Moving out of the family home once the kids have flown the nest can be a daunting and emotional experience.
Not only are you leaving behind a place that’s full of happy memories, but the mammoth task of decluttering years’ of accumulated possessions, not to mention actually moving house, can be a scary prospect.
But downsizing can deliver huge financial and practical benefits, not just now, but for the future.
There are many reasons why people choose to move to a smaller place. Perhaps your kids have left so there’s no need for all the extra room, or perhaps you want to release some cash to supplement retirement income.
Maybe you’re looking to move into a property that is easier to manage or easier to move around in, like a bungalow, or maybe you’re just looking for a way to cut down the monthly bills.
This guide will help with the stressful part – finding and buying your new home.
Moving house once the kids have flown the nest can seem like a daunting experience
Find the right place
There’s more to downsizing than just moving to a smaller home – if you’re planning on this being your last move, you’ll need to consider if the house itself will still be suitable in 10 or 20 years’ time.
A large garden might be a nice idea right now, but will you be able to manage it all when you’re older? Similarly, narrow or steep staircases or entrances might be manageable today but what about when you’re in your 80s?
Buying a bungalow
Bungalows are popular but demand for this type of property far outweighs the number available so this isn’t always viable.
According to housebuilders McCarthy and Stone, over half of the nation’s over-65s would consider a bungalow for their next move – around 6.5 million older movers competing for Britain’s two million bungalows.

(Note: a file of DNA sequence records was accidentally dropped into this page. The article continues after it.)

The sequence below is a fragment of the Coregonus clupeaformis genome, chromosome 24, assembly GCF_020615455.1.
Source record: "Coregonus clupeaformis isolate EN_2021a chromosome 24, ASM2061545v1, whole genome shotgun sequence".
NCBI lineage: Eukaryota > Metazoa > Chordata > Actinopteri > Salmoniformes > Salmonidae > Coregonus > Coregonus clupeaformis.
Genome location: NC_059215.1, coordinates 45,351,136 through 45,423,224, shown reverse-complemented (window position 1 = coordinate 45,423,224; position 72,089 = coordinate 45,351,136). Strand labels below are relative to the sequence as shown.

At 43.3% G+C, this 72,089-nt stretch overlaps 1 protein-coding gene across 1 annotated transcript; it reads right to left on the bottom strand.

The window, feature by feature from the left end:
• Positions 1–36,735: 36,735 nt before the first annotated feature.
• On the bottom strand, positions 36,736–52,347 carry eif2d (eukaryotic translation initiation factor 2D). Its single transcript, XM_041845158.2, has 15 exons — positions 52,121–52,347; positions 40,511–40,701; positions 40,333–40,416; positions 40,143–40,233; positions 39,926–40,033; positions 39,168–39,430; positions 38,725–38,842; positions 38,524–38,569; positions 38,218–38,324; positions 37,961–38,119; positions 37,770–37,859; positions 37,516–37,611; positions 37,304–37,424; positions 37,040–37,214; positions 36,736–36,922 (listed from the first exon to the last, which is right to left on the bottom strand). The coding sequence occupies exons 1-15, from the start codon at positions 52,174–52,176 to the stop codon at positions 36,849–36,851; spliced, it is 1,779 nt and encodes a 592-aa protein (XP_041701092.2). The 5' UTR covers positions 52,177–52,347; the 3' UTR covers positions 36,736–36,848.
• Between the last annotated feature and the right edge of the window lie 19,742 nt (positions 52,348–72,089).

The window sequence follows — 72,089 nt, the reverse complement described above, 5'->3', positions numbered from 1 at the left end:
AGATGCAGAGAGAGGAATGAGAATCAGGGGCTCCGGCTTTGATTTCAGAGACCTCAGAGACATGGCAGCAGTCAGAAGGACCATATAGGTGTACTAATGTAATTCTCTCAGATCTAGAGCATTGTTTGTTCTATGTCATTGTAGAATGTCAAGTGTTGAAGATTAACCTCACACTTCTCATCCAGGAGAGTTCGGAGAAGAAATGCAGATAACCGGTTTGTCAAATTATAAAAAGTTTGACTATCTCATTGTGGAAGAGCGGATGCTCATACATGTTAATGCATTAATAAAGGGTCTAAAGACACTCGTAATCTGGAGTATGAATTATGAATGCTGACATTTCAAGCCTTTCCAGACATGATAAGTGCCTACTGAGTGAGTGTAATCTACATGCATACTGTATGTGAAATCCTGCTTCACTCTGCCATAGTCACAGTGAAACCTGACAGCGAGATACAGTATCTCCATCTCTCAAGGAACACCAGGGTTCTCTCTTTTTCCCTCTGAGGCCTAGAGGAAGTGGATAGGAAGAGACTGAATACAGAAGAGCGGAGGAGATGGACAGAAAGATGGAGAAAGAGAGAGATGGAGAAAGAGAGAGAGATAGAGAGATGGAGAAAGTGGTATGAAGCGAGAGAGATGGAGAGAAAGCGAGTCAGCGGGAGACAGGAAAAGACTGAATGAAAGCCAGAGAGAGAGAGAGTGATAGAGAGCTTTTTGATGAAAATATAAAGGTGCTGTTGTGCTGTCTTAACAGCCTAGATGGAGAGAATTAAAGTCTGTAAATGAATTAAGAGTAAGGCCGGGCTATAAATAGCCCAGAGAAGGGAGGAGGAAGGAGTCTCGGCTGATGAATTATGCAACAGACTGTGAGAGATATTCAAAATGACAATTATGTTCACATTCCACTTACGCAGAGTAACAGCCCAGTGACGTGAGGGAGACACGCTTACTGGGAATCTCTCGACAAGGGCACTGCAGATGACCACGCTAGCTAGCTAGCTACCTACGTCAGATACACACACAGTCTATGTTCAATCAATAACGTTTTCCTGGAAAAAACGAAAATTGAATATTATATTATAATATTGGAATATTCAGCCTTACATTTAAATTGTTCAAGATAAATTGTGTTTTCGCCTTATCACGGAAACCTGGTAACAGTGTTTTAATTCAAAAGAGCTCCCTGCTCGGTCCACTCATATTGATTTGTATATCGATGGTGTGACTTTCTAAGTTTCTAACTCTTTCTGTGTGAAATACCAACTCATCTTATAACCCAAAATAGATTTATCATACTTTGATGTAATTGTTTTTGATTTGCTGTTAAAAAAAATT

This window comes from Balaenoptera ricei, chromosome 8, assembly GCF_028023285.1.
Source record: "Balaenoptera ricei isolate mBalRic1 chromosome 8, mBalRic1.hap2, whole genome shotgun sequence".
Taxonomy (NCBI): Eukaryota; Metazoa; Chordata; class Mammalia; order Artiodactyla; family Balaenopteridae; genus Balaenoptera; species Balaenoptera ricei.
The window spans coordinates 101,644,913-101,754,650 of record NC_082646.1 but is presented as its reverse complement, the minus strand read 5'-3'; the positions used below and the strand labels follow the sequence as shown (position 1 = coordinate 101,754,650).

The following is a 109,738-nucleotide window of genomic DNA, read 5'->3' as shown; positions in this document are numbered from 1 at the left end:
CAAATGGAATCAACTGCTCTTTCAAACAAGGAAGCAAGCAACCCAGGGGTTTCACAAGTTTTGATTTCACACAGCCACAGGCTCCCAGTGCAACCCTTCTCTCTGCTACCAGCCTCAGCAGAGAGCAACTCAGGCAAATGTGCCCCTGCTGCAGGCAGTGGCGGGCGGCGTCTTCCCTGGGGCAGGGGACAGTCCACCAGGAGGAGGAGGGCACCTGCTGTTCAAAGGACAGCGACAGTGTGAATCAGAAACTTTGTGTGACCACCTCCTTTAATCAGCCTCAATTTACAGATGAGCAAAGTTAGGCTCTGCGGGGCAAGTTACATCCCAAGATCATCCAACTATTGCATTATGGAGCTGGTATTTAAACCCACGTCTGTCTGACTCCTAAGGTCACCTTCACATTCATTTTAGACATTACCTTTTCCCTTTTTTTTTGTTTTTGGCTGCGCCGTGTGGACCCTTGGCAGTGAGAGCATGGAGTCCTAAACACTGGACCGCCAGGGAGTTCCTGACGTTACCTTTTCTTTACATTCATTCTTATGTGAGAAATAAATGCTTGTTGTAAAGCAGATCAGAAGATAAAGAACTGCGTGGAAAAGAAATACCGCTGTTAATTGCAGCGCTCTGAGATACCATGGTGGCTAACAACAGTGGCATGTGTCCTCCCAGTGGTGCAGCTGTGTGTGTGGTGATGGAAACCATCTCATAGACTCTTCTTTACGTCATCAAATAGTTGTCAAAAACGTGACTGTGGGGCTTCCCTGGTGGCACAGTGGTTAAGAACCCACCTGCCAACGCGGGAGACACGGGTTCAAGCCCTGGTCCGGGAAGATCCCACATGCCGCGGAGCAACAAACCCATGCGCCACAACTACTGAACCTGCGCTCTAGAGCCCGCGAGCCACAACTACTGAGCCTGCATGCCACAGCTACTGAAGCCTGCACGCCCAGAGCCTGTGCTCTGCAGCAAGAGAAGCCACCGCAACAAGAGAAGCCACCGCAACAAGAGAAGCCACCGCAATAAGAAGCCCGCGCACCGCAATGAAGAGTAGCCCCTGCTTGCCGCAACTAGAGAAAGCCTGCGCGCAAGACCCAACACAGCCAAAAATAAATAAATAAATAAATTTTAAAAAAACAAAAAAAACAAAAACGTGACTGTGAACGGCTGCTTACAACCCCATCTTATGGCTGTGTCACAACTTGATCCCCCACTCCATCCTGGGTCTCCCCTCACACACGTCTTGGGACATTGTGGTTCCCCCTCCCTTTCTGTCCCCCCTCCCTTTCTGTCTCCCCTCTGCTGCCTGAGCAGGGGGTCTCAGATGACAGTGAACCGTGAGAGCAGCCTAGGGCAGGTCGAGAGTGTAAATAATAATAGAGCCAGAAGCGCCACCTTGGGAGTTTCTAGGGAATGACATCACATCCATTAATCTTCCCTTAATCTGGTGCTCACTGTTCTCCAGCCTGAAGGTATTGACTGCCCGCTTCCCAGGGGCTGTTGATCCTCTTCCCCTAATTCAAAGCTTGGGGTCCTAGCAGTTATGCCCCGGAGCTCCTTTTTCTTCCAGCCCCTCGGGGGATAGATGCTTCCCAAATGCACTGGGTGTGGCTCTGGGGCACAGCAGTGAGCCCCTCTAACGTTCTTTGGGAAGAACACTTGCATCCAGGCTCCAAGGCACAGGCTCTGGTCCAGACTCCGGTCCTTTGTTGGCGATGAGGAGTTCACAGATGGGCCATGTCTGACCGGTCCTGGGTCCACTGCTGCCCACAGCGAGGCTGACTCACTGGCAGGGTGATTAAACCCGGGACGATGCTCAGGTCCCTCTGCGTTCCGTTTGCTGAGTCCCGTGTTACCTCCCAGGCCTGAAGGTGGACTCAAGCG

And this doesn’t look set to change any time soon – National House Building Council figures show that in 1997 some 7 per cent of all new homes built were bungalows. By 2017, this number had fallen to just 2 per cent.
Keep on eye out on the property portals if you’re after this type of property – but be aware that they may attract more interest than the average house.
|Year||Bungalows built as proportion of total new builds|
|Source: National House Building Council|
Should you buy a retirement flat?
You could always consider a retirement village. These are specialist developments designed exclusively for older people who want to consider living independently.
They usually include onsite facilities such as swimming pools and restaurants, as well as care services.
They’re expensive however and while great for some, might not be to everyone’s taste – you may not yet be old enough to settle down with an older crowd, or perhaps you just don’t like the idea of living exclusively among retired people.
If you find a retirement property you like, check whether those managing the property belong to a recognised trade body, such as the Association of Retirement Housing Managers.
Also bear in mind that these properties are nearly always sold on a leasehold basis, and the upcoming leasehold ban will not change this, as retirement properties will be exempt.
Bungalows are popular for retirees but demand for this type of building far outweighs supply
>> Read our guide on all the extra fees involved with a retirement home
If you do go for this sort of property, make sure you carefully discuss all of these implications with a solicitor before committing to buying.
Renting in retirement
For some, renting will be a desirable option as it offers more flexibility and less commitment on your finances later in life.
Plus, renting will allow you to pocket the money tied up in your home when you sell. If you expect to live longer than seven years, gifting some of this to children now means it wouldn’t be affected by inheritance tax.
>> Read more on how inheritance tax works
You’ll also know exactly how much it will cost each month, and won’t have to worry about unexpected costs like a boiler break – your landlord will take care of all of that.
It also gives you a bit more flexibility – maybe you want to live in one property for the foreseeable future, but don’t want to be tied there forever.
But there are some significant downsides to renting.